Fans of fictional characters often get in an uproar when a specific aspect of that character’s personality is changed be it their gender, race, age, sexuality, beliefs or other traits. In some cases it can often be a valid justification as the aspect changed is a key part of that character and how it works in the narrative. Thus by changing it, the original intent of the story is ruined.
In other cases there’s a bit more flexibility. In the case of “Doctor Who,” you have a unique position – here’s a character called The Doctor where the key thing about him is that he regularly regenerates, and when he does he changes drastically both physically and psychologically. In fact the more change the better as it provides a more interesting contrast to what came before, and that frequent changing has been the key to the show’s longevity over the years.
Yet one change that some see as too far is that of the titular Time Lord becoming a woman. For years some of the fanbase has been clamoring for the possibility with names like Helen Mirren, Ruth Wilson and Lara Pulver all thrown about as suggestions. Current show runner Steven Moffat, who notably made The Doctor’s male nemesis The Master regenerate into a woman in the most recent series, has said it will likely happen one day after the current twelfth Doctor (Peter Capaldi) finishes his run.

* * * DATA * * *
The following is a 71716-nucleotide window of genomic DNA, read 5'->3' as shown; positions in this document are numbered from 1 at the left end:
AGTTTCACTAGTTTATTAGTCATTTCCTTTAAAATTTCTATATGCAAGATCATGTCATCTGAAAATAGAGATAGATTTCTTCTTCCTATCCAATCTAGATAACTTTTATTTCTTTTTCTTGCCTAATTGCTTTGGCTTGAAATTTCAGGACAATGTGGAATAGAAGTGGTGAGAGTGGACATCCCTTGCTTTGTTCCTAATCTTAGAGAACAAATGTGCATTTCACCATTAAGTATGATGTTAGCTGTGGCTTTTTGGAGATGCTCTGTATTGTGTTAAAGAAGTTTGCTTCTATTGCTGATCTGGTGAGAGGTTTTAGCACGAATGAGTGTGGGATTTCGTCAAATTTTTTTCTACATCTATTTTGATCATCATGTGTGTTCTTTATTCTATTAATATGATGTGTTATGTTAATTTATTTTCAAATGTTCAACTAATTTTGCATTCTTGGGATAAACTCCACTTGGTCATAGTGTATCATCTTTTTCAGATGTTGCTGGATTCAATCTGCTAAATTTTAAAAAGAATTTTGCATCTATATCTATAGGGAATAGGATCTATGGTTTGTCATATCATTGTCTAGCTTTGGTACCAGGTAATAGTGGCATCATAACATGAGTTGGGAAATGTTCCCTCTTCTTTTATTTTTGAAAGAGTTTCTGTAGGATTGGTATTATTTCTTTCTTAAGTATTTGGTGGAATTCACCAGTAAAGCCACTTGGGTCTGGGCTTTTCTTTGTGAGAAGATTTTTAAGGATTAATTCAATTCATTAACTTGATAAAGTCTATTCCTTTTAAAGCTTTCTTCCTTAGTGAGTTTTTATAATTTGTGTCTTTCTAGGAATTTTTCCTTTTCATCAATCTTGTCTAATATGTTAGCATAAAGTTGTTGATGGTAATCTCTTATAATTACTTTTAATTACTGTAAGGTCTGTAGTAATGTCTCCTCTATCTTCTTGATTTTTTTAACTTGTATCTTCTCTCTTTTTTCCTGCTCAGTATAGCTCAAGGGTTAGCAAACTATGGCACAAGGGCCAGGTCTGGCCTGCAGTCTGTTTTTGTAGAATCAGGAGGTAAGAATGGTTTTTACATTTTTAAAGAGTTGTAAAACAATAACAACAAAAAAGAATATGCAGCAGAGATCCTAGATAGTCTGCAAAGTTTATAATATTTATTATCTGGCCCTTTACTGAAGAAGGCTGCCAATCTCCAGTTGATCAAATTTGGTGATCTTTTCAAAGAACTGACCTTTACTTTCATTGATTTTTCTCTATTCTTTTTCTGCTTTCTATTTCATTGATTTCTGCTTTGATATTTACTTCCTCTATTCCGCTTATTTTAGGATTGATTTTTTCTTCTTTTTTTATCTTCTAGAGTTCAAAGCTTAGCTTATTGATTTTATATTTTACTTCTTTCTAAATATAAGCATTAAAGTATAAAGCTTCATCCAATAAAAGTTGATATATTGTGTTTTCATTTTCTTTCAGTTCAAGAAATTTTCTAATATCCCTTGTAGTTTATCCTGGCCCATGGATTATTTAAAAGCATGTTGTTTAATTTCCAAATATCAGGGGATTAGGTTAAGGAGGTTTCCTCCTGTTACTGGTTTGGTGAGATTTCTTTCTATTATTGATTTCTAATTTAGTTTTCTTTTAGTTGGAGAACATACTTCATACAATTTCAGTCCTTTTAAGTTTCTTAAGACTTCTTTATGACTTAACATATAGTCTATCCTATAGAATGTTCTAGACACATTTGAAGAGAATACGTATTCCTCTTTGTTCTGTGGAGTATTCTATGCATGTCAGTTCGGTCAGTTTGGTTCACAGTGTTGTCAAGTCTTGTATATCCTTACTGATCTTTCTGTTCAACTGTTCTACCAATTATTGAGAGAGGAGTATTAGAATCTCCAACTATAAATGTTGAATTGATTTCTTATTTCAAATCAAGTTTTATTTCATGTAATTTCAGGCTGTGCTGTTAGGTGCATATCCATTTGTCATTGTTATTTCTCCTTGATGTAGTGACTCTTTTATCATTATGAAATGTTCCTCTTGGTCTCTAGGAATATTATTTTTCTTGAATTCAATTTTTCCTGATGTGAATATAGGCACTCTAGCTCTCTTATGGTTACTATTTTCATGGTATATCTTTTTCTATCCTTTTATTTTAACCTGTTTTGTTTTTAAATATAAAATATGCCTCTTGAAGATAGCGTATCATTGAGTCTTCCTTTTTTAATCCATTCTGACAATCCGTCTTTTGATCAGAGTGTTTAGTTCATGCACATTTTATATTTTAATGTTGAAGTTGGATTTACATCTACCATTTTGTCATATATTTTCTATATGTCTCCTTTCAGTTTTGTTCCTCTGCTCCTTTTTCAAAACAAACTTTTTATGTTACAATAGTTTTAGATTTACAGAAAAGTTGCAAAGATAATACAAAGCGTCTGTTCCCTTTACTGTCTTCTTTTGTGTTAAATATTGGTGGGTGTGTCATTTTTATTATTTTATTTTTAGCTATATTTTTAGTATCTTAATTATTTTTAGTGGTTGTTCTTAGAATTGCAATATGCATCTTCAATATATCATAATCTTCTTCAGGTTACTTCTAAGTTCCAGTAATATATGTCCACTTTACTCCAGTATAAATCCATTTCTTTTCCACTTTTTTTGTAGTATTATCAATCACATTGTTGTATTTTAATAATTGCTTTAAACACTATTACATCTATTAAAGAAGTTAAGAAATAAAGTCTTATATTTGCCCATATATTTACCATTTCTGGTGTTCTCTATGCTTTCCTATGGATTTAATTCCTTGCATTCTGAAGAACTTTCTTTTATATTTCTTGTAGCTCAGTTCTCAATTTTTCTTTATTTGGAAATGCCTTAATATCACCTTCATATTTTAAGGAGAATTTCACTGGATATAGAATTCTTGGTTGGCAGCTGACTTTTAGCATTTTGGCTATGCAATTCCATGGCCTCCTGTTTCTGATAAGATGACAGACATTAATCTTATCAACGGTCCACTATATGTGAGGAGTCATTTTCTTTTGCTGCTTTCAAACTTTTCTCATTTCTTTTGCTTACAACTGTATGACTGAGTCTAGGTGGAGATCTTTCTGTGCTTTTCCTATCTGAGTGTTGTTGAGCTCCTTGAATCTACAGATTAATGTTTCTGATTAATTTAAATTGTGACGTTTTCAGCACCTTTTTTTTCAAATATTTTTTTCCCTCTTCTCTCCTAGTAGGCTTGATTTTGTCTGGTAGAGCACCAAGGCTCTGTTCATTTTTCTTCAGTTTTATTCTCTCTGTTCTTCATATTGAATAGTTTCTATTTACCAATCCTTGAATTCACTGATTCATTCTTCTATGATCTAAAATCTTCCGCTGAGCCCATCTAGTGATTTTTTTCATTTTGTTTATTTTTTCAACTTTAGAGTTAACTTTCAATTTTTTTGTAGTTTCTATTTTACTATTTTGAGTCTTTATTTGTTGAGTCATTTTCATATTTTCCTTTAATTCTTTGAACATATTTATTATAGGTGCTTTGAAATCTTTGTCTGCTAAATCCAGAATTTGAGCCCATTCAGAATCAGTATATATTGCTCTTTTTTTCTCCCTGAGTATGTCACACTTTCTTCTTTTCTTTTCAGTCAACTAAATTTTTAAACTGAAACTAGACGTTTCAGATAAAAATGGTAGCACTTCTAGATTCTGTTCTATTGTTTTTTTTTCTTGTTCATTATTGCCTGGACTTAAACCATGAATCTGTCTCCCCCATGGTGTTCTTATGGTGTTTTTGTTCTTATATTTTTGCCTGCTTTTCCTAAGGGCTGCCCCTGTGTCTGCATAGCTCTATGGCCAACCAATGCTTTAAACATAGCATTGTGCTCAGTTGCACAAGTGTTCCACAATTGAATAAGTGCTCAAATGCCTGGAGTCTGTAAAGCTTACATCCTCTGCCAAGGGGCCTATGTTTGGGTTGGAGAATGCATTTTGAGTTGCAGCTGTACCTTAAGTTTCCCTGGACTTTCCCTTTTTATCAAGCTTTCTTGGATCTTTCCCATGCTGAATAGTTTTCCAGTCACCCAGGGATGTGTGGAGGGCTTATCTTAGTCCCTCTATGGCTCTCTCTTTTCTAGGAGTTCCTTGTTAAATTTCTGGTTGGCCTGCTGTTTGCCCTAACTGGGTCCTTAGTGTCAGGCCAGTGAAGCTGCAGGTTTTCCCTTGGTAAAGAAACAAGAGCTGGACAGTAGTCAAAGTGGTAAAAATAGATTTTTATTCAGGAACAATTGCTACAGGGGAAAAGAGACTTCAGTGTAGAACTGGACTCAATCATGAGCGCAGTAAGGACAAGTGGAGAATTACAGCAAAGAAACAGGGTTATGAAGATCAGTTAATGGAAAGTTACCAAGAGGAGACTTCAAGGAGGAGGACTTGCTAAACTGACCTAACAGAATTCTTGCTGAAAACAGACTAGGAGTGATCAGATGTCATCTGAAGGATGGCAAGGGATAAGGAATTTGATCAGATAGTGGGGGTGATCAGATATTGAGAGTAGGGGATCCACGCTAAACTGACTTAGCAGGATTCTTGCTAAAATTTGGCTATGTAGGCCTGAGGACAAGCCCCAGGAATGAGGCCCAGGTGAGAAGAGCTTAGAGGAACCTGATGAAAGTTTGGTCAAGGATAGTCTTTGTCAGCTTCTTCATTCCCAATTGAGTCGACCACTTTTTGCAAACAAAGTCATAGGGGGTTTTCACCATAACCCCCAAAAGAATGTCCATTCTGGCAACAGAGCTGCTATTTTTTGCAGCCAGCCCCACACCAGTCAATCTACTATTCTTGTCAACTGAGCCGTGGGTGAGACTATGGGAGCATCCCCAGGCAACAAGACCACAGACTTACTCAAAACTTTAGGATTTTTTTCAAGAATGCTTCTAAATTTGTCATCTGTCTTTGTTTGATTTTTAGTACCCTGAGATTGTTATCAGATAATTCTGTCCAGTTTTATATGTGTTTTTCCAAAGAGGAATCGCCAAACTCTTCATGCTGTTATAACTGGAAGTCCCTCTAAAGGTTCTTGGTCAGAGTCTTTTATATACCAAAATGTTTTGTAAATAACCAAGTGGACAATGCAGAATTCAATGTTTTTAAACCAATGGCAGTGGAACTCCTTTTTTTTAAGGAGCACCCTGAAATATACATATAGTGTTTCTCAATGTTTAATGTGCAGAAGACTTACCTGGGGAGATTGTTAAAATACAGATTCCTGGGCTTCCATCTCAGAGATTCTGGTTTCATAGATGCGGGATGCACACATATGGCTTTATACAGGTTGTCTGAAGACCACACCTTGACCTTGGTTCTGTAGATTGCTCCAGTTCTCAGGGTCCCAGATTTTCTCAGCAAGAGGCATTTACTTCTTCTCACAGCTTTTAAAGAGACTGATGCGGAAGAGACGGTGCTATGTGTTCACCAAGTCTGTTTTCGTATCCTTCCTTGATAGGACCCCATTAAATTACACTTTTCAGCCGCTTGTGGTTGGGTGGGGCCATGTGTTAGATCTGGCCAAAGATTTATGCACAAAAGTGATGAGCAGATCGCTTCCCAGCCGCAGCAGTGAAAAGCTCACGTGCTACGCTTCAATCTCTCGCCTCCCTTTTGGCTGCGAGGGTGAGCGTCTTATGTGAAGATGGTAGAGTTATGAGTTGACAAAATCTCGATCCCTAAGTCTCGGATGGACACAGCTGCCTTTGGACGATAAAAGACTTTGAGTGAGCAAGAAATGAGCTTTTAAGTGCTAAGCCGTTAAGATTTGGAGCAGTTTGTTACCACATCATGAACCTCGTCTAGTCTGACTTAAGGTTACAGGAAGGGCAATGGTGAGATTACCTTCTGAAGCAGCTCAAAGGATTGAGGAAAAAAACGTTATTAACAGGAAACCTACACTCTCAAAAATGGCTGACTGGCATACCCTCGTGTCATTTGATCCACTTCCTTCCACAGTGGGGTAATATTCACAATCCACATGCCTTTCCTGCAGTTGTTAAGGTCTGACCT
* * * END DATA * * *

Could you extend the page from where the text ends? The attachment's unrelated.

One person who isn’t a fan of the idea though is the seventh Doctor and “The Hobbit” trilogy actor Sylvester McCoy who sees no reason to modify anything. He tells The Daily Mirror:
“I’m a feminist and recognize there are still glass ceilings in place for many women, but where would we draw the line? A Mr. Marple instead of Miss Marple? A Tarzanette? I’m sorry, but no – Doctor Who is a male character, just like James Bond. If they changed it to be politically correct then it would ruin the dynamics between the doctor and the assistant, which is a popular part of the show.”
For now, the closest we’ll get to seeing a woman in the role will be that of Joanna Lumley in a Red Nose Day skit from back in the 1990s which also saw Rowan Atkinson, Richard E. Grant, Jim Broadbent and Hugh Grant take on the part. The show’s ninth season kicks off on September 19th on BBC and BBC America.